Yoder campaign falters in campaign’s final days under weight of donations, ethics complaints, and shady ties to industry

This morning, the Jay Sidie campaign released a report on the payday loan industry and it’s deep ties to career politician Kevin Yoder (R-Payday Loan Industry). The report exposes not only how the predatory payday loan industry has affected the country, but Yoder’s unique ties to Kansas City payday loan shark James Carnes, as well as his status as the top recipient of payday loan money among all 535 members of Congress.

The report is available on Sidie’s website HERE.

“Kevin Yoder’s connection to this industry is at best insidious and at worst illegal,” said Sidie campaign manager Shawn Borich. “I can only guess that he’s ok with it because they’re giving him money for free and not charging extortionate interest rates and ruining his life like they do so many of his constituents.”  

The report comes as Yoder’s campaign is faltering under intense scrutiny of his ties to the predatory industry. This week the Kansas City Star wrote:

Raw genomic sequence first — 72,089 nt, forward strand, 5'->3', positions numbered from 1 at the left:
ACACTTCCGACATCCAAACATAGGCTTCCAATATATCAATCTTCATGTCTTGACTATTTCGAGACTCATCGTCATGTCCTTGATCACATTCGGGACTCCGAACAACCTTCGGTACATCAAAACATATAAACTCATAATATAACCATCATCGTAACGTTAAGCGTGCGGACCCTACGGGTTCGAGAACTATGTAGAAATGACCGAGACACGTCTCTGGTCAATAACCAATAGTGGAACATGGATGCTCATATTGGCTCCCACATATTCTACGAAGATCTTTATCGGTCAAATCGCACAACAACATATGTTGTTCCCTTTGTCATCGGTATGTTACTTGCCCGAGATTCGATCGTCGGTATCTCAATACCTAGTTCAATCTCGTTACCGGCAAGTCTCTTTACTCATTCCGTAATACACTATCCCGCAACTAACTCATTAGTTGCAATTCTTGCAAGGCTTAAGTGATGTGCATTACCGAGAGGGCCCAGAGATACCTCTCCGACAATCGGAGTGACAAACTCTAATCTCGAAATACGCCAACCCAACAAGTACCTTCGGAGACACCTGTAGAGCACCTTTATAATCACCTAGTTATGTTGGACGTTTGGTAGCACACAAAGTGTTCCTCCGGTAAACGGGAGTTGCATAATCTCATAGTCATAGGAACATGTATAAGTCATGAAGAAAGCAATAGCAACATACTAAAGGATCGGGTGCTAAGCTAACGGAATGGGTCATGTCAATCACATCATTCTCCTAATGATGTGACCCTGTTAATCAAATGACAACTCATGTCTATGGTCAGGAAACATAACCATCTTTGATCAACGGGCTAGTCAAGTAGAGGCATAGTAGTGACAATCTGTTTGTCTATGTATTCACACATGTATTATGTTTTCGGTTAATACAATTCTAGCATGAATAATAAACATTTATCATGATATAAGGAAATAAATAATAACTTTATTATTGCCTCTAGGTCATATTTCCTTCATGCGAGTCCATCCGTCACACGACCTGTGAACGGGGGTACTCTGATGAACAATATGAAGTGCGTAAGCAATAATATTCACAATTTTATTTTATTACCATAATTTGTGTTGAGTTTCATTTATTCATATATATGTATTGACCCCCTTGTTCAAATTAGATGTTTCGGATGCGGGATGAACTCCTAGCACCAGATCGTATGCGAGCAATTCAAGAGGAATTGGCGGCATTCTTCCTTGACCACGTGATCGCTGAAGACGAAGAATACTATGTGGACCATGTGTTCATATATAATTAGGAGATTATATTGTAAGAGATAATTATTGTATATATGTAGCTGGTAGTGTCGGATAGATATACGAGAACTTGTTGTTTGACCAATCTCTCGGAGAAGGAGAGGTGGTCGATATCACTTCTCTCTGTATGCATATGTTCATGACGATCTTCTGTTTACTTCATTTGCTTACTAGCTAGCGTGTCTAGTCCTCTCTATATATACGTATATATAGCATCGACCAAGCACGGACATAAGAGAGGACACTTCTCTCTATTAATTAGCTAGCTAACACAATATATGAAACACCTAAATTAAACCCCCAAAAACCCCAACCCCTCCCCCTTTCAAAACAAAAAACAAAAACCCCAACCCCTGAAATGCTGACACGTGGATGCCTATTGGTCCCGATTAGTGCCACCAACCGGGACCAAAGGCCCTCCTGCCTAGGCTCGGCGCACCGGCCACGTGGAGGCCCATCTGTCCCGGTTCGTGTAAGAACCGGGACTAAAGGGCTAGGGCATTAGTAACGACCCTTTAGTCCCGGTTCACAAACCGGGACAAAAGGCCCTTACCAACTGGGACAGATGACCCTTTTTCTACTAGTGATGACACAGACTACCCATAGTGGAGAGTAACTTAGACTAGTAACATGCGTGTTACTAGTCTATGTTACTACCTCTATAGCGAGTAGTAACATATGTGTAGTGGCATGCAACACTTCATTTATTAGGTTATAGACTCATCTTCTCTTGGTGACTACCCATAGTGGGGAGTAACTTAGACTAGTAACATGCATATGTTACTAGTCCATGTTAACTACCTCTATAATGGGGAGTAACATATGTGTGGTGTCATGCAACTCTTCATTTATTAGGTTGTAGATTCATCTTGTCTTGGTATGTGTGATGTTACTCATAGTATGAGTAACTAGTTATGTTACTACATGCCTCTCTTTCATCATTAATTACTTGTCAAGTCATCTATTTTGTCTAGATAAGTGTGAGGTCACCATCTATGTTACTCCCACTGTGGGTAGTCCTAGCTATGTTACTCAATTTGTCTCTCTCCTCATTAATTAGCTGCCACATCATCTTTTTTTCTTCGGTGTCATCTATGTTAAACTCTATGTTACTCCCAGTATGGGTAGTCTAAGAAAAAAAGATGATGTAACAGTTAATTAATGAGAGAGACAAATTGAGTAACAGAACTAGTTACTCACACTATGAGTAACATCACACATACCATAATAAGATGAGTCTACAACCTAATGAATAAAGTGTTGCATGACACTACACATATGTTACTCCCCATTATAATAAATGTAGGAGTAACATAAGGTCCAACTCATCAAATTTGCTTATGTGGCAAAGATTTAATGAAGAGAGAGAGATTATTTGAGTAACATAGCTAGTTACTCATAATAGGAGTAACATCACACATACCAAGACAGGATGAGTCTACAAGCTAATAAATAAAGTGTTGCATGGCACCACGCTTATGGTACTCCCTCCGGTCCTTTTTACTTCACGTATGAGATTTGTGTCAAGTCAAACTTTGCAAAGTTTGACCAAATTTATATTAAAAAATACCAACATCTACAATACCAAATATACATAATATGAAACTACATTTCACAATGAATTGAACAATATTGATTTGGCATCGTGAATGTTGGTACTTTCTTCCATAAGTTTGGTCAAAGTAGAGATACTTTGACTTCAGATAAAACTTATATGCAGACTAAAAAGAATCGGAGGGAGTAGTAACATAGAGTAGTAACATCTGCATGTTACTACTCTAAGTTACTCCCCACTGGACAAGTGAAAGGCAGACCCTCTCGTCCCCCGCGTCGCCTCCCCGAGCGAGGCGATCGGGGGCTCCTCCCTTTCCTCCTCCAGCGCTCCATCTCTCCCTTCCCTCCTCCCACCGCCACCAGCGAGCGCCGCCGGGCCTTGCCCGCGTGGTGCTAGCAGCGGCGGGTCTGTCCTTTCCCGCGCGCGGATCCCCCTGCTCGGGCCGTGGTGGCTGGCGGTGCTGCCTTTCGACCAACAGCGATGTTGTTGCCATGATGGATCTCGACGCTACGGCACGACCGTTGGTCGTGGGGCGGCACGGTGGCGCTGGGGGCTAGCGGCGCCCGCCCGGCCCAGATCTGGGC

“The Center for Responsive Politics says Yoder has taken more than $248,000 in donations from people and groups associated with the industry during his career, more than any other member of the House or Senate.”

The Associated Press yesterday added:

“The payday loan contributions include $48,200 for his race this year against Democrat Jay Sidie, who has no record of accepting payday loan-related donations.”

KSTN (NBC) featured the issue in an on-air story saying:

“Contributions from payday lenders are generating attention in a Kansas Congressional race, amid records showing that incumbent Representative Kevin Yoder is a major beneficiary.

Yoder’s ties to the industry were further complicated when it was embarrassingly revealed that he had asked for and accepted additional money from the industry just this week. His latest filing with the Federal Election Commission revealed that Yoder received $1000 from Cash America PAC–a political action committee designed to advance the interests of the payday loan industry.


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